receive one. No longer suffering writer’s block, but rather, acid reflux, I

ran an errand-a short trip to the post office-where I glanced at the

commemorative stamp display above the counter. The Malcolm X stamp was nowhere

to be seen-it having been promoted less thoroughly than the last Shaun Cassidy

album-and in its place was the "1950′s package": a collection

picturing various elements of life in that most sanguine of decades. The

promotional tag line said it all: "The 1950′s: Family Fun, Suburbia and

Nuclear Threats."

Now maybe I was a bit oversensitized from my CNN experience; but unless I’m

mistaken this is a bit incomplete as a description of what the 1950′s were

like for some of "us." Family fun? Well sure, I guess families of

color managed to have fun even under Jim Crow and other forms of oppression.

From what she wrote, it appears Anne Frank managed to have "fun" in

her attic hiding place too, but I’m thinking that misses the point-and would

be seen as missing the point-if Germany issued a stamp extolling wartime

Europe as a "fun" place to be.

Suburbia? Sure, if one was white. After all, the loans that subsidized

families to move there during this decade, were virtually off limits to people

of color. Less than 2% went to black families, thereby providing

opportunities-and a bunch of that "family fun" -only to certain

Americans, rather than the collective "we."

And "nuclear threats?" Well sure, my parents told me about the

old "duck and cover drills," that were part of their childhood. But

what they forgot to mention-because no one mentioned it to them-was that the

"nuclear threat" posed by the much heralded "missile gap"

favoring the Soviets, was a fraud. To continue trafficking in the notion that

"American families" were at any real risk for nuclear annihilation

during the 1950′s is to ignore the fact that it was the government financed by

those same "American families" that posed the greatest nuclear

threat during this period: a government which had used atomic bombs twice and

would threaten to use nuclear weapons on a half-dozen occasions in the ’50′s,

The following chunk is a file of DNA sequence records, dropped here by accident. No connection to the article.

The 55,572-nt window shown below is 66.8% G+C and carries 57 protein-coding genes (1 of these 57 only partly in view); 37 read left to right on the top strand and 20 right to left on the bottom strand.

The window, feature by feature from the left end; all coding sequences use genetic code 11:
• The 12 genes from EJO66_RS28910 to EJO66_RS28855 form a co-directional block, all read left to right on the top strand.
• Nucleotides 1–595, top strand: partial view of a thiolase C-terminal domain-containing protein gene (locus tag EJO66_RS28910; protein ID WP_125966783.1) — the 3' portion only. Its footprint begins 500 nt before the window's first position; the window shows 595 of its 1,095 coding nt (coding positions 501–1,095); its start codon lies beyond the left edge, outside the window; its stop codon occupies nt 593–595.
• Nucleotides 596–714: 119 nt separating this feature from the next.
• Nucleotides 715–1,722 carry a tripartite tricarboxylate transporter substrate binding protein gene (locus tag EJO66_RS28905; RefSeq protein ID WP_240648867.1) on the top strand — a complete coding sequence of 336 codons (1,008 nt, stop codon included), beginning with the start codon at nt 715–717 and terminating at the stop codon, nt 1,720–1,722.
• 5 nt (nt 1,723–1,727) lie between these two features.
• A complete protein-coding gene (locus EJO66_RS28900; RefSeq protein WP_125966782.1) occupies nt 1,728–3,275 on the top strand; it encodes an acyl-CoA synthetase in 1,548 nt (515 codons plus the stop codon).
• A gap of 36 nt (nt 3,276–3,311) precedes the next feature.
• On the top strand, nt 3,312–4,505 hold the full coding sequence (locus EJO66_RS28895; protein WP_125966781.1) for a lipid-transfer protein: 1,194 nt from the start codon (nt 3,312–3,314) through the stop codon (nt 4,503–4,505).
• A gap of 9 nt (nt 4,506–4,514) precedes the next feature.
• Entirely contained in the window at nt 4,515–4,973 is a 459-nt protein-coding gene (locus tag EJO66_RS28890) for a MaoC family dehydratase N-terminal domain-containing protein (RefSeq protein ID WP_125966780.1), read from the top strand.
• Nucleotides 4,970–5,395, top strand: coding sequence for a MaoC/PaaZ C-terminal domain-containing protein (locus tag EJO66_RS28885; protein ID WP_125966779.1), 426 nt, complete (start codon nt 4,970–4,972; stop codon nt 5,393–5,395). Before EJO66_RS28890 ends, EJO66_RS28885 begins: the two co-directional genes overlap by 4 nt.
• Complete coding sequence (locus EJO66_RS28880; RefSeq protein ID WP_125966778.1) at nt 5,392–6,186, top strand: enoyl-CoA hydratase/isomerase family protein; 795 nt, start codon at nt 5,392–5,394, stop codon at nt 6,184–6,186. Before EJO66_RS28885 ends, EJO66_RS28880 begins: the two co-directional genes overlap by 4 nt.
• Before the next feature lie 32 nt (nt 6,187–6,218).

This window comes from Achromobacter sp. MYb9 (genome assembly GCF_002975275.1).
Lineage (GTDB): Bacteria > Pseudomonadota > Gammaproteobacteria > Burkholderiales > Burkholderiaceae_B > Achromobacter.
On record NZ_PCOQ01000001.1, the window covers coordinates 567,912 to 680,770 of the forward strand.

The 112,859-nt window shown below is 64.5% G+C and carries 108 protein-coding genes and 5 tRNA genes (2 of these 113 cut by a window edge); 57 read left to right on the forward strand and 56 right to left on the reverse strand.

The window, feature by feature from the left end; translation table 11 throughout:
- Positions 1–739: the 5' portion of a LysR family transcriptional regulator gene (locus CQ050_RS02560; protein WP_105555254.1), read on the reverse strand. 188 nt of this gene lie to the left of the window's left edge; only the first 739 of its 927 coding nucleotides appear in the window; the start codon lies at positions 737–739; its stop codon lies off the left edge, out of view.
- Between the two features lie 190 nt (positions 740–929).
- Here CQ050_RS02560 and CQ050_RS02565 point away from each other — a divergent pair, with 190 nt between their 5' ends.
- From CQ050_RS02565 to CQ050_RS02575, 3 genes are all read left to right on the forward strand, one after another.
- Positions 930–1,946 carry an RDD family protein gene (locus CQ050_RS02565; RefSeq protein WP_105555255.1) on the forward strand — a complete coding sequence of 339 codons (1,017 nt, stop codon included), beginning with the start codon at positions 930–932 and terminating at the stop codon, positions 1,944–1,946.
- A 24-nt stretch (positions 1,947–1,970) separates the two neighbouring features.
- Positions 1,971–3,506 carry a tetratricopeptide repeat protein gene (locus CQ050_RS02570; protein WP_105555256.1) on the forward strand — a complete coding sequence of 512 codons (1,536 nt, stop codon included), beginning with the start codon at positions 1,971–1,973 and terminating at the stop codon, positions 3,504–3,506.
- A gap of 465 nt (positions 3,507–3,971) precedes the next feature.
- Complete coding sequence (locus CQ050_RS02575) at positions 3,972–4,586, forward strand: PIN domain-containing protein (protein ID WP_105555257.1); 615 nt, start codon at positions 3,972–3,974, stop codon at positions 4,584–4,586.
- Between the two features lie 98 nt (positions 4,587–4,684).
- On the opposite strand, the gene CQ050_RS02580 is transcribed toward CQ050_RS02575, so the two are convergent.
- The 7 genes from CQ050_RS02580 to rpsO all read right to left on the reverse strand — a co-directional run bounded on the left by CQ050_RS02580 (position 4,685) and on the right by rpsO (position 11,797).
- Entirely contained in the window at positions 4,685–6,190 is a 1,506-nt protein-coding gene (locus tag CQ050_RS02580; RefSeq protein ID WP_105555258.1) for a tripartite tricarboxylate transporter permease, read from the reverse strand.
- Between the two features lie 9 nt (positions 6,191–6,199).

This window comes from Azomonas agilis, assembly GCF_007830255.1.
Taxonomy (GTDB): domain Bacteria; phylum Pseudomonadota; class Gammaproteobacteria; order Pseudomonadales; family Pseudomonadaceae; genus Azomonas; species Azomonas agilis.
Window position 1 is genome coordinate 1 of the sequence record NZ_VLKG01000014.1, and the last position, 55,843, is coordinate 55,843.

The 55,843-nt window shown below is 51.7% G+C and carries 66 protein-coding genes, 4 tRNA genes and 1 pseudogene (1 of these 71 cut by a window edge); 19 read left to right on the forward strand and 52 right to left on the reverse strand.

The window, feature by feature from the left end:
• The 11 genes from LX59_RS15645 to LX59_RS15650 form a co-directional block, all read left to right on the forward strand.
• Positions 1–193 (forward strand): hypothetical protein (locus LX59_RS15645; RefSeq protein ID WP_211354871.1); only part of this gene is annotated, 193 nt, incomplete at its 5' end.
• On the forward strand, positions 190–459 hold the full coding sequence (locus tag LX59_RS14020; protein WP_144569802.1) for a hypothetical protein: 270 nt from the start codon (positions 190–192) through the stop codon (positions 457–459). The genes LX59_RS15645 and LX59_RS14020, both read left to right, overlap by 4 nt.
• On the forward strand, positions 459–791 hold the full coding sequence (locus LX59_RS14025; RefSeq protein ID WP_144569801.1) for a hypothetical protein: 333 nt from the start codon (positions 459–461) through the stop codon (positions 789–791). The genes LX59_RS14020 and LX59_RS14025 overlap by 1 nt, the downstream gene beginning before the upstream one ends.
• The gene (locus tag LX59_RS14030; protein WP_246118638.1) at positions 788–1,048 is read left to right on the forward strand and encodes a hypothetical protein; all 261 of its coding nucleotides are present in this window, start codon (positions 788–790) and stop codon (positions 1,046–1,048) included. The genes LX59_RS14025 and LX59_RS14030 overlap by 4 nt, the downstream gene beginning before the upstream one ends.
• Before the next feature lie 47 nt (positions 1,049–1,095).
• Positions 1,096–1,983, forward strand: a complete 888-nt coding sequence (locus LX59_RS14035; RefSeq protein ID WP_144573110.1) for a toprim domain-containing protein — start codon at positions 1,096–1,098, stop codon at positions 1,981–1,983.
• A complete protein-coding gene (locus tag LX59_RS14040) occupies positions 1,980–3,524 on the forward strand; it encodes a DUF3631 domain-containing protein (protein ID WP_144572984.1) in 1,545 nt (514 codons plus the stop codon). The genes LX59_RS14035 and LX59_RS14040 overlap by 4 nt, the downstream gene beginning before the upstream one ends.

according to declassified government documents. Nuclear threat, indeed, but

not the one to which the Postmaster’s alluding.

And as I drove home, thinking about those stamps-one of which pictures

three kids (two white and one black) saying the pledge of allegiance in

school, but fails to show the white parents outside the building threatening

to kill the next black child who tries to join them-I remembered something my

grandmother told me: bad things come in threes. And that’s when I did it.

That’s when I turned on the radio. And there it was: number three-an

announcement about the excavation of the original house Andrew Jackson lived

in on the property which is the site of his mansion, the Hermitage. The

announcer encouraged folks to "come and see what life was like in

Jackson’s day."

It reminded me of a few years ago, when I came across a brochure from the

Hermitage tour, which handles Jackson’s role in Indian removal by saying

something to the effect that when "pioneers first settled this

region," there were thousands of Indians: Cherokee, Creek, Choctaw and

Chickasaw. But after Jackson’s Presidency, "most of them had left."

And as I laughed at having experienced such a grand historical distortion

trifecta for the day, I found myself thinking that if that brochure writer

ever gets tired of working for the Tennessee Tourist Commission, he or she has

a fine job waiting at CNN.

Tim Wise is a Nashville-based writer and political activist, and the

founder of the newly formed Association for White Anti-Racist Education

(AWARE). He can be reached at warn@home.com